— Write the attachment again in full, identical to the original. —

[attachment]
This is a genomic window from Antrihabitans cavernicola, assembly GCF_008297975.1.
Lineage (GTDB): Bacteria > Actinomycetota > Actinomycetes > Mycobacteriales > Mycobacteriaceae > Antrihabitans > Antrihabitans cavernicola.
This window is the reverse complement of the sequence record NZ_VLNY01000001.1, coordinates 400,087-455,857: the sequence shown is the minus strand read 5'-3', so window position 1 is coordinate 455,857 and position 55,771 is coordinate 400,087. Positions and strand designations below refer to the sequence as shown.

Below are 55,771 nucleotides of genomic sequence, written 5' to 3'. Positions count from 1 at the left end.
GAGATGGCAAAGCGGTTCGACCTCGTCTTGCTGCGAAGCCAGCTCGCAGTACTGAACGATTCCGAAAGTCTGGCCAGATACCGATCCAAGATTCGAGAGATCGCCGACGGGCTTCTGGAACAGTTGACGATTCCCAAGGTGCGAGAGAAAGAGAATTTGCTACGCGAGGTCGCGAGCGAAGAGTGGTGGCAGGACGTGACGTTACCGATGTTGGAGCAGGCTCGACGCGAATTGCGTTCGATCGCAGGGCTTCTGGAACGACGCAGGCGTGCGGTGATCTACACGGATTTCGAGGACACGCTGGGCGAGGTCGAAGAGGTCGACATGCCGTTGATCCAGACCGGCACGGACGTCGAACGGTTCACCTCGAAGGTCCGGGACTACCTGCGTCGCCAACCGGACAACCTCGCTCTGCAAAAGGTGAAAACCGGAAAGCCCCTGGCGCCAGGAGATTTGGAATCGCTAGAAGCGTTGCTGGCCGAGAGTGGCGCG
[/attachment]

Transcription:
This is a genomic window from Antrihabitans cavernicola, assembly GCF_008297975.1.
Lineage (GTDB): Bacteria > Actinomycetota > Actinomycetes > Mycobacteriales > Mycobacteriaceae > Antrihabitans > Antrihabitans cavernicola.
This window is the reverse complement of the sequence record NZ_VLNY01000001.1, coordinates 400,087-455,857: the sequence shown is the minus strand read 5'-3', so window position 1 is coordinate 455,857 and position 55,771 is coordinate 400,087. Positions and strand designations below refer to the sequence as shown.

Below are 55,771 nucleotides of genomic sequence, written 5' to 3'. Positions count from 1 at the left end.
GAGATGGCAAAGCGGTTCGACCTCGTCTTGCTGCGAAGCCAGCTCGCAGTACTGAACGATTCCGAAAGTCTGGCCAGATACCGATCCAAGATTCGAGAGATCGCCGACGGGCTTCTGGAACAGTTGACGATTCCCAAGGTGCGAGAGAAAGAGAATTTGCTACGCGAGGTCGCGAGCGAAGAGTGGTGGCAGGACGTGACGTTACCGATGTTGGAGCAGGCTCGACGCGAATTGCGTTCGATCGCAGGGCTTCTGGAACGACGCAGGCGTGCGGTGATCTACACGGATTTCGAGGACACGCTGGGCGAGGTCGAAGAGGTCGACATGCCGTTGATCCAGACCGGCACGGACGTCGAACGGTTCACCTCGAAGGTCCGGGACTACCTGCGTCGCCAACCGGACAACCTCGCTCTGCAAAAGGTGAAAACCGGAAAGCCCCTGGCGCCAGGAGATTTGGAATCGCTAGAAGCGTTGCTGGCCGAGAGTGGCGCG